St. Petersburg, Florida, aka "St. Pete," is best known for its beautiful beaches, but families can also add some culture to a trip by visiting the fascinating Salvador Dali Museum, the world's top collection of the works of this surrealist artist. Dali became more known for eccentricity than for art, but even a brief visit to this St. Petersburg museum will remind you of his genius.
The Salvador Dali Museum doubled in size in 2011 with a move to a new location on the downtown bayfront overlooking Tampa Bay. The museum has the largest Dali Collection outside of Spain, and the new space allows for more works to be displayed. Befitting the famous surrealist artist, the building combines the real with the unreal; it's a simple rectangle from which erupts a large free-form geodesic glass bubble known as the “enigma," made up of 1,062 triangular pieces of glass. Inside, there is another unique architectural feature: a helical staircase that recalls Dali’s obsession with spirals and the double helical shape of the DNA molecule.
Visiting with Kids
Kids visiting the Salvador Dali Museum will love Dali's double-image visual tricks. Look at a painting one way, and you may see two ladies in long dresses. Blink, and you might see the head of a philosopher instead. Dali's surreal melted watches—a signature image of Dali—will impress, too.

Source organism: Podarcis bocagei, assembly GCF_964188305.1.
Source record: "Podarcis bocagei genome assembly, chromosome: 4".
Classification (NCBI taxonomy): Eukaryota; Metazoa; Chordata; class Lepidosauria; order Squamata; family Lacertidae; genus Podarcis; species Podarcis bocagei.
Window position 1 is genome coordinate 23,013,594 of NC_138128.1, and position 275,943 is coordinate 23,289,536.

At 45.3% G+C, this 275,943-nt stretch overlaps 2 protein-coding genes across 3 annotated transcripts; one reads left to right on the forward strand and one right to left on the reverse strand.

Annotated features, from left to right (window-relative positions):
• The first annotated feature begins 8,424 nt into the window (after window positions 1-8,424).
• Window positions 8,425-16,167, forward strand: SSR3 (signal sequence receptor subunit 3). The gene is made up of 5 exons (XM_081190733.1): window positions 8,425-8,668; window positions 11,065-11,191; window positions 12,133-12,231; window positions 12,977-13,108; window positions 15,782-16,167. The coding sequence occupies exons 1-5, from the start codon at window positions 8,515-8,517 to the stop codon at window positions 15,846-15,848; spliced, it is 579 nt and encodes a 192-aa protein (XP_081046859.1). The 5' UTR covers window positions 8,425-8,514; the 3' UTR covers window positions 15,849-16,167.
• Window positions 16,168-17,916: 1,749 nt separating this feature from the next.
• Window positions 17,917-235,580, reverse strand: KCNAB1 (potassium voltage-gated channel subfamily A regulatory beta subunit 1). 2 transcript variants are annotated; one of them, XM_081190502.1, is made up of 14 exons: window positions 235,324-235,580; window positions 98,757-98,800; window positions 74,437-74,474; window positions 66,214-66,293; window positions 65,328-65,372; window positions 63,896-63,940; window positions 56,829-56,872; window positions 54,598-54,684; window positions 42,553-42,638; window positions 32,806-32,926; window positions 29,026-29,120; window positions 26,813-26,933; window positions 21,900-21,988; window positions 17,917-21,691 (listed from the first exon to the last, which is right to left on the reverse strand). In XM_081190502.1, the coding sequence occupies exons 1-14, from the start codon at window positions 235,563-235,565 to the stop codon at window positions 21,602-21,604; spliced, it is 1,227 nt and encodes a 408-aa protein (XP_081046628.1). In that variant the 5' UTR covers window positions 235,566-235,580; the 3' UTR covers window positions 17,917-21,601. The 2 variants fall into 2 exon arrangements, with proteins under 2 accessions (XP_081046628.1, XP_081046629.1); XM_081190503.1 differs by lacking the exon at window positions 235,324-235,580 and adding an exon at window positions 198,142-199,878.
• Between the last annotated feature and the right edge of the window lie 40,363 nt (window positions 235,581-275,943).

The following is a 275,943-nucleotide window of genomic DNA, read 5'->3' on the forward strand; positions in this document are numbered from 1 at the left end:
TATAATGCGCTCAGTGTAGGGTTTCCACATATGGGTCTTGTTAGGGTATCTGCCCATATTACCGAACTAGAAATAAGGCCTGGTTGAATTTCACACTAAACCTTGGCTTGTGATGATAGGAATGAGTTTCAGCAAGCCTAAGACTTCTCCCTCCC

All are dwarfed, however, by Dali's masterworks. These giant canvases, including the monumental Discovery of America, are sensational. Perhaps even more stunning is the Hallucinogenic Toreador, inspired by a box of Venus de Milo colored pencils. Be sure to be on the lookout for visual tricks all over the canvases.
Every Saturday at 11:45 am, kids can attend the free "Dillydally with Dali" workshop, which introduces the creative world of Dali through games, puzzles, and arts and crafts. On one Saturday mornings every month, Breakfast with Dali (recommended ages 6-12) introduces Salvador Dali and the Dali Museum to families with children with an interactive morning tour led by a Dali docent.
- Edited by Suzanne Rowan Kelleher